Cleopatra in Muslim Scholarship

Cleopatra's influence was not limited to Western culture. She was also respected and studied by Muslim scholars who wrote about her after the Arab conquest of Egypt in the 7th century AD. These scholars viewed Cleopatra as a scholar and a scientist herself, who was well-versed in philosophy, medicine, astronomy and alchemy. They also praised her for her generosity, piety and justice.

One of the most prominent Muslim scholars who wrote about Cleopatra was al-Mas'udi (died 956), who devoted a chapter of his book The Meadows of Gold to her biography. He described her as "the most learned woman of her time" who "excelled in every branch of knowledge". He also mentioned some of her scientific experiments and inventions, such as distilling sea water into fresh water and making artificial pearls.

Another Muslim scholar who wrote about Cleopatra was Ibn Abi Usaybi'ah (died 1270), who included her in his book The History of Physicians. He praised her for her medical knowledge and skills, especially in treating snake bites. He also mentioned some of her medical discoveries and remedies, such as using honey to heal wounds and using opium to induce sleep.

Cleopatra's influence on Muslim scholarship was not only positive. Some scholars also criticized her for her immoral behavior and involvement in wars. For example, al-Tabari (died 923) blamed her for causing the civil war between Caesar and Pompey and for seducing Antony away from his duty. He also accused her of poisoning her brother Ptolemy XIV and conspiring against Octavian.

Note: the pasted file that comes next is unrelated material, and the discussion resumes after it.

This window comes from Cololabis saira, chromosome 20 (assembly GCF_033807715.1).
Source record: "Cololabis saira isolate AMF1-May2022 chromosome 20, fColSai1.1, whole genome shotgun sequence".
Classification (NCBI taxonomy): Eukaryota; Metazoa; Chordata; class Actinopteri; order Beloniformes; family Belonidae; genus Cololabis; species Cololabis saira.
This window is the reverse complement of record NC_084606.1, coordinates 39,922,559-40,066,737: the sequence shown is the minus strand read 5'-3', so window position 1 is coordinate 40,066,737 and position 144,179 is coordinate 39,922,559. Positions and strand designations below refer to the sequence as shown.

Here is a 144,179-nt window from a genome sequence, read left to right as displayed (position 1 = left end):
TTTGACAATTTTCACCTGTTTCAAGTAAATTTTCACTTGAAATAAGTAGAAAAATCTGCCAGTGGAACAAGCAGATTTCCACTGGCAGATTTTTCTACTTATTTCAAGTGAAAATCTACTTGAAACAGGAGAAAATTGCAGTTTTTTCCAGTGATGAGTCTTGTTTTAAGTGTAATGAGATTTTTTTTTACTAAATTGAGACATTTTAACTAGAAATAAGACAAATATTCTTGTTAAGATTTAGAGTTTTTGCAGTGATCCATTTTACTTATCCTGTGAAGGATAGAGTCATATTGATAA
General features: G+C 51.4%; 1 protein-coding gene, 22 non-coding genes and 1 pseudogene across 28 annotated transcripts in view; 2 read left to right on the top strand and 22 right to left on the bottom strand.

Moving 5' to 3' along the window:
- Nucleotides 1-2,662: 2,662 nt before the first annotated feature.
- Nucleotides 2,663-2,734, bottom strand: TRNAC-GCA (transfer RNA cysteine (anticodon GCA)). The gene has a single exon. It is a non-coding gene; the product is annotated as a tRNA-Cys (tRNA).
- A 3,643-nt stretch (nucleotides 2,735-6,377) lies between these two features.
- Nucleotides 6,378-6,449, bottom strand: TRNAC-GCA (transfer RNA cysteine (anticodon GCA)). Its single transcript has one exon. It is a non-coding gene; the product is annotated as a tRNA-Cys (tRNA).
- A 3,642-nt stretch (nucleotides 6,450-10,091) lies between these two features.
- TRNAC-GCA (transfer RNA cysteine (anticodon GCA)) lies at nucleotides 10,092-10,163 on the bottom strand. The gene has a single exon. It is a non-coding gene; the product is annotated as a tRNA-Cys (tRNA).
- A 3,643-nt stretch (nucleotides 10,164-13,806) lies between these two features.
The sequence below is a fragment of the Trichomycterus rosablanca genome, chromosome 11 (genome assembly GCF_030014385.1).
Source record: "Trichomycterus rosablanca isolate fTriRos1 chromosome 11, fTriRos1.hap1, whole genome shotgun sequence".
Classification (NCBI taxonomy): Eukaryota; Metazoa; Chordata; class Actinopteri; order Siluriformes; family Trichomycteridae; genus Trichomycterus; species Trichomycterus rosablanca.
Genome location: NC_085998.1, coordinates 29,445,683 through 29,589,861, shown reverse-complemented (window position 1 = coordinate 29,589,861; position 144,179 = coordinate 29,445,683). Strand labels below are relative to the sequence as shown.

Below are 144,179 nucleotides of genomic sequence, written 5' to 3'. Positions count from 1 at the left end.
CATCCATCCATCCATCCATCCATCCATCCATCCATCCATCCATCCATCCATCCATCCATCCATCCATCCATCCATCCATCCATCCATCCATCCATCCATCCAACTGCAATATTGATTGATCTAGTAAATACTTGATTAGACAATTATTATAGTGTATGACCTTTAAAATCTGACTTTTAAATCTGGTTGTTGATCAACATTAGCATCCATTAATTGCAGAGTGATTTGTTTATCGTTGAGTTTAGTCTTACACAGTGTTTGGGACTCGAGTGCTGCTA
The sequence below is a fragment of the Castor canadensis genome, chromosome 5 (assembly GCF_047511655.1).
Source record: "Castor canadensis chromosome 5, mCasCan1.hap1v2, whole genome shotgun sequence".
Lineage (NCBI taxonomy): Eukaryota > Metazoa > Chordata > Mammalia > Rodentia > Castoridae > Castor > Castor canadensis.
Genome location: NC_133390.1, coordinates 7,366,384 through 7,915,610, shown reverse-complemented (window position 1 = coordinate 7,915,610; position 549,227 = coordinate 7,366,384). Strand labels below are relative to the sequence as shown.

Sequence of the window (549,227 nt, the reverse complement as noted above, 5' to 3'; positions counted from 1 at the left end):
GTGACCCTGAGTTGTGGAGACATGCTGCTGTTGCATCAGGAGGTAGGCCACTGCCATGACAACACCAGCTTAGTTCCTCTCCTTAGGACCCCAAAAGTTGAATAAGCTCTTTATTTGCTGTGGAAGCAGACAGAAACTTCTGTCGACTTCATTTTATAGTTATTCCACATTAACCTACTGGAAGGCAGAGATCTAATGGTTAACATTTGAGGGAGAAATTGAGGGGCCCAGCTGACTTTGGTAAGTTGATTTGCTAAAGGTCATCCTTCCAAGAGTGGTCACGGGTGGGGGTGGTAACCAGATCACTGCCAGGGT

What are some legends and myths about Cleopatra?

There are many legends and myths about Cleopatra that have been created or exaggerated by ancient and modern writers, artists and filmmakers. Some of these legends and myths are:

  • Cleopatra was a great beauty who seduced Caesar and Antony with her charm and wit. However, there is no reliable evidence that Cleopatra was exceptionally beautiful or that she used her sexuality as a weapon. Her coin portraits show a woman with a strong and distinctive face, not a classical beauty. Her attraction may have been more due to her intelligence, charisma and wealth than her appearance.

  • Cleopatra killed herself by letting an asp, a venomous snake, bite her breast. This is the most popular version of Cleopatra's death, but it may not be true. There are different accounts of how she died, some of which say she used poison or a dagger instead of a snake. The snake story may have been invented by the Romans to make her death more dramatic and symbolic.

  • Cleopatra was buried with Antony in a secret tomb somewhere in Egypt. This is a romantic legend that has inspired many searches for Cleopatra's tomb, but there is no proof that it exists. The location of Cleopatra's tomb is unknown, and it may have been destroyed or looted by the Romans or later invaders. Some archaeologists believe that she may have been buried in a temple near Alexandria, but this has not been confirmed.

  • Cleopatra was a black African woman who represented the ancient Egyptian culture. This is a modern myth that has been promoted by some African American scholars and activists who claim Cleopatra as their ancestor and heroine. However, Cleopatra was not black or Egyptian, but Greek. She belonged to the Ptolemaic dynasty, which was founded by a Macedonian general who ruled Egypt after Alexander the Great's death. She spoke Greek and followed Greek customs and religion. She did learn Egyptian and adopted some Egyptian titles and symbols, but this was mainly for political reasons.